I too have a link to these Ford brothers. My grandmother, Clemmie May Ford, was supposed to have been the niece of Robert Newton Ford, who shot Jesse James. Her parents were Henry and Martha Ann (McMunn) Ford. However, Robert did not have a brother named Henry, and Clemmie and her parents were all born in Ohio. Does anyone have any information on the Ohio Fords?
In the meantime, perhaps the following, which was copied from Chapter 7 of "Jesse and Frank James: The Family History" written by Phillip W. Steele and published by Pelican Publishing Company, Inc. in 1987, will help others who are also attempting to confirm their link to this family. I found a copy of this book at our local library.
Because of Bob Ford's assassination of Jesse James and because of his brother Charlie's involvement in the plot, what is currently known of the Ford family is included here. Though it is not nearly as popular as trying to prove a family connection with the James brothers, hundreds of people also seek a family relationship with Jesse's assassin. This writer has received numerous inquiries regarding the Ford family, and the James Farm has many visitors each year making inquiries of the Fords. What is currently know of this family is as follows:
Austin Ford, Born 1790, Fauquier County, Virginia, Died July, 1841, Married Jane Allison (1817 or 1818)
Austin Ford met his wife, Jane Allison, while he was serving in the military and was active in campaigns against the Indians in Florida. Jane was born in Florida in 1794. Austin returned to Fauquier County, Virginia after his marriage and practiced his trade as a stone mason. Austin and Jane Allison had the following known children in Virginia:
James Thomas Ford (born 1820)
In 1840, Austin took his family from Virginia to Clark County, Missouri, where he managed a large farm for a man named Lee. In July of 1841, Ford was killed from a blow to the head in an altercation with Lee. John Wesley Ford then became head of the household. John married Anna Maria Storey and operated Seybolts Tavern in Missouri in 1870. John and Maria's children were William Ezra, Mary Jane, Georginia, John H., Edwin, Luther, and Florida. Georginia and Florida died as children. Austin Ford's widow, Jane Allison, moved to Clay County, Missouri in 1851, where she died in 1857.
Charles Ford married a girl from Tennessee named Martha and spent his life as a farmer near Richmond in Ray County, Missouri.
Robert Austin Ford was born in Virginia on March 13, 1840. He married Mary E. Story, a daughter of Thomas and Luck A. (Baldwin) Story in Clay County, Missouri. Luck was born in Clay County in 1850. Robert A. and Mary had the following children: Oscar A., Jesse James, Ella T., Walter N., Maggie L, Robert A., Flora Belle, and Arthur F. The following children all died young: John T., Flora, and Arthur.
James Thomas Ford was born in Virginia in 1820. He married Mary Ann Bruin, daughter of Elias and Ann Bruin, in Virginia on August 10, 1840. James moved to Missouri along with his father, Austin, and their family. James T. Ford returned to Virginia shortly after his father died and there became a tenant farmer for John A. Washington at Mt. Vernon. In 1843, James T. and his wife returned to Clark County, Missouri, where the following children were born:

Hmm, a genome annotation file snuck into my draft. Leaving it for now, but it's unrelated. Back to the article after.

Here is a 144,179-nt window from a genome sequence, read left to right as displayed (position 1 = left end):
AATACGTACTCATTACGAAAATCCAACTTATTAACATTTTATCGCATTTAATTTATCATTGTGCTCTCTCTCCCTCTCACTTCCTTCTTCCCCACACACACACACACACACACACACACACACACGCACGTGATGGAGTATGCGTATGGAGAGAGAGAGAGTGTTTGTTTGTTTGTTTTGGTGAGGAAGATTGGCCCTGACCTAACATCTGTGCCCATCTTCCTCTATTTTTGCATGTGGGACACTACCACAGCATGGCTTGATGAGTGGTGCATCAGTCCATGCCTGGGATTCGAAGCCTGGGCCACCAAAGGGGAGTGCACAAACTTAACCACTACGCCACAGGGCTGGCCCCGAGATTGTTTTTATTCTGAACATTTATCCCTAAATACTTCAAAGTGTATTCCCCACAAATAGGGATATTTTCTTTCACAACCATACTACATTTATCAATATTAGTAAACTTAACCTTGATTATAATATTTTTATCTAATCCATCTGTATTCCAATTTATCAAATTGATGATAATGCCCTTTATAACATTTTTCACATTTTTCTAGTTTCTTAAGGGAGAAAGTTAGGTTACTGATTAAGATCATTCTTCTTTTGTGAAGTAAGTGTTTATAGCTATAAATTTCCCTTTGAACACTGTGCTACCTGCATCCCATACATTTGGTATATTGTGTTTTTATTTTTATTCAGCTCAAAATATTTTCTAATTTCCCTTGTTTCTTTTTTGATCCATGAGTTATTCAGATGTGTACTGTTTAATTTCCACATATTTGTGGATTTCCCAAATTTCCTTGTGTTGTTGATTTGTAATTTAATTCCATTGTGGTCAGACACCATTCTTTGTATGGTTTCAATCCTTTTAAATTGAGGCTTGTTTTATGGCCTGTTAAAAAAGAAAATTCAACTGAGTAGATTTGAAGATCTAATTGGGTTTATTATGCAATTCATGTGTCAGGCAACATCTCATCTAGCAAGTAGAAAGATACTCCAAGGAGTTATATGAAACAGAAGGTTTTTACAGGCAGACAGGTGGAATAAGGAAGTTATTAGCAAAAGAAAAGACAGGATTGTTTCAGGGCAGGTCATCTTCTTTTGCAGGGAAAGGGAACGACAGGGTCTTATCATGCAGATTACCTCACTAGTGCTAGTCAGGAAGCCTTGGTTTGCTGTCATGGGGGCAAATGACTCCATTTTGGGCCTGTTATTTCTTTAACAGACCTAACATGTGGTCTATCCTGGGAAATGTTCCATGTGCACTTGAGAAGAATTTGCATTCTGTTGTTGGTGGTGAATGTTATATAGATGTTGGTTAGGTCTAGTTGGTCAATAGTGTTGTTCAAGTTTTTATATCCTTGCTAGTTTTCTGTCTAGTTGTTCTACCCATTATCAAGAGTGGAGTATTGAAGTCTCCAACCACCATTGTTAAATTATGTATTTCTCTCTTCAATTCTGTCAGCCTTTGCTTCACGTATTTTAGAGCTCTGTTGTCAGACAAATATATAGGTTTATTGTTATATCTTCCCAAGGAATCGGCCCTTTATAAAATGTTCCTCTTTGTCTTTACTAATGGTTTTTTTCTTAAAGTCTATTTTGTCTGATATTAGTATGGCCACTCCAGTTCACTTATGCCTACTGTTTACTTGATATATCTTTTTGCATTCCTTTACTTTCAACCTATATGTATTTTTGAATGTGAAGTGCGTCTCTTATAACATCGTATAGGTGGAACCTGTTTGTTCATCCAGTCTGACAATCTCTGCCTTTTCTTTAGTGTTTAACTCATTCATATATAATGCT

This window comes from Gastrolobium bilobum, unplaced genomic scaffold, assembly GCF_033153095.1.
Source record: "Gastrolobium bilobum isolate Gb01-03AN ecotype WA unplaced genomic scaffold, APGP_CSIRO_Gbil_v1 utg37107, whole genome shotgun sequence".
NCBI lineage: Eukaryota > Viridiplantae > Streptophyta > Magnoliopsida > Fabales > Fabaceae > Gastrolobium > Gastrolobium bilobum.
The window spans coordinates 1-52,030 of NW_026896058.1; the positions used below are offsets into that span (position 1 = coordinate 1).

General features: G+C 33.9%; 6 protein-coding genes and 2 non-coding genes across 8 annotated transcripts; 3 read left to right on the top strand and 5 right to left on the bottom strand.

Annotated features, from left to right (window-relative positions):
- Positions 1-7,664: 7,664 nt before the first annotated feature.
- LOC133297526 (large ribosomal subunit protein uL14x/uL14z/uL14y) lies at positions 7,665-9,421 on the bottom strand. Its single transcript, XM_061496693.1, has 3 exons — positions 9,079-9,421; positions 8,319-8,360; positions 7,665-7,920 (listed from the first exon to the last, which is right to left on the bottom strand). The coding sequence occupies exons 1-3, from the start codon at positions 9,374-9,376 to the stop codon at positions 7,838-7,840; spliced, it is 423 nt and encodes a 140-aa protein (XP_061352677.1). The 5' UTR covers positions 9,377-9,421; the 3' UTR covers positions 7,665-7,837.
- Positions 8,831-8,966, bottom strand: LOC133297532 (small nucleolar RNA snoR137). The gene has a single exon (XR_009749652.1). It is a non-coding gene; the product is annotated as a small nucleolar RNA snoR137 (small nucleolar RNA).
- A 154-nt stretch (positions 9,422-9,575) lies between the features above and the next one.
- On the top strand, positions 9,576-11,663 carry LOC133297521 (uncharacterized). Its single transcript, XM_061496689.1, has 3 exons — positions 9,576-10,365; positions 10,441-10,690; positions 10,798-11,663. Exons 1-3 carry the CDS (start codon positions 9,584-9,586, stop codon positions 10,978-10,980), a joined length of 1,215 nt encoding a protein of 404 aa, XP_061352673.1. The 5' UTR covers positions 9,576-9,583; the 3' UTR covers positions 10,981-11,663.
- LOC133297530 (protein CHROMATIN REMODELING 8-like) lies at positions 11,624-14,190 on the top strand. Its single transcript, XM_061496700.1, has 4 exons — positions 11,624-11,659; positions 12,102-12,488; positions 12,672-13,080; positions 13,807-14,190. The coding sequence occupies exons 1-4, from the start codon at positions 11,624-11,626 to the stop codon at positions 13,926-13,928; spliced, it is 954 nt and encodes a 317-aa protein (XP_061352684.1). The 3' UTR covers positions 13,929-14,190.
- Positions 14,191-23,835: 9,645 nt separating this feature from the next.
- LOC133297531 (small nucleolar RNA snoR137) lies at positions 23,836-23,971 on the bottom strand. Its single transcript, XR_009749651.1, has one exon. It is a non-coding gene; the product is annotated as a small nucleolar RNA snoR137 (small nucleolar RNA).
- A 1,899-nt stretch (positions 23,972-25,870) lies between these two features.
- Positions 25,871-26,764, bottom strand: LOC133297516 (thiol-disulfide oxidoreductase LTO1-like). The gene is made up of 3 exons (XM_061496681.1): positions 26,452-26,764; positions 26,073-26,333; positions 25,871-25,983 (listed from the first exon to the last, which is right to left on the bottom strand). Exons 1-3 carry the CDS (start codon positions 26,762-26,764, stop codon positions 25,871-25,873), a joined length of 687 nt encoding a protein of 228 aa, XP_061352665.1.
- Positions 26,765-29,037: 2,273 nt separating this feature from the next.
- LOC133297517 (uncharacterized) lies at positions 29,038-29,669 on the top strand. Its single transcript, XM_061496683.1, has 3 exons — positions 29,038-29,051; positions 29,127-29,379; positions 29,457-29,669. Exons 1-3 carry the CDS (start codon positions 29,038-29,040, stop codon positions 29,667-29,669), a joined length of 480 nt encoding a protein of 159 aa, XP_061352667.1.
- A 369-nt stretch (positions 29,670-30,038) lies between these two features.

Georgia Ford (born 1844)
Shortly after Robert Newton Ford was born, the family returned to Mt. Vernon for a short period before finally settling on a farm in Clay County, Missouri. A well-known student of the Bible, James Thomas pastored a church near their home.
William H. Ford married Artella Cummins on September 21, 1862 and later Amanda Goode on February 27, 1866. William lived near Kearney, Missouri, where his children Fanny and Albert Ford were born.
Charles Wilson Ford, the fifth child of James Thomas ford and Mary (Bruin) Ford, was born on July 9, 1857. Charles had apparently been involved with the James-Younger gang and was accepted by Jesse James. Charles went to St. Joseph some months before April 3, 1882, and because he was wanted by the law he was staying in Jesse's home. While they were planning the robbery of a Platte City, Nebraska bank, Charles Ford persuaded Jesse James to let his younger brother, Bob Ford, age twenty, participate. When bob arrived at Jesse's St. Joseph, Missouri home, Charles and Bob carefully waited for the proper moment to carry out the plot they had previously arranged with Missouri Governor Crittenden and law officials to bring down the notorious Jesse James. After breakfast on the morning of April 3, 1882, Jesse, Bob, and Charles left the kitchen and entered the parlor. Jesse removed his gun belt and laid it on a day bed. Noticing a picture on the wall that needed straightening or dusting, he stood on a chair. At that moment Robert Newton Ford fired his .44 and Jesse James fell dead.
Charles Ford became distraught over the tremendous public ridicule he and his brother received over shooting the famous, unarmed outlaw Jesse James in the back of the head. Charles committed suicide on May 6, 1884, two years after their cowardly deed.
Bob Ford, apparently with a good portion of reward money, journeyed to Creede, Colorado where he established a saloon and reveled in the notoriety he had earned as the man who killed Jesse James. A man named O'Kelley, apparently a fan of Jesse James, became inebriated and walked into Ford's saloon and shot and killed him on June 8, 1892. Buried in Colorado, Ford's body was exhumed a few years later by his family and returned to Missouri.
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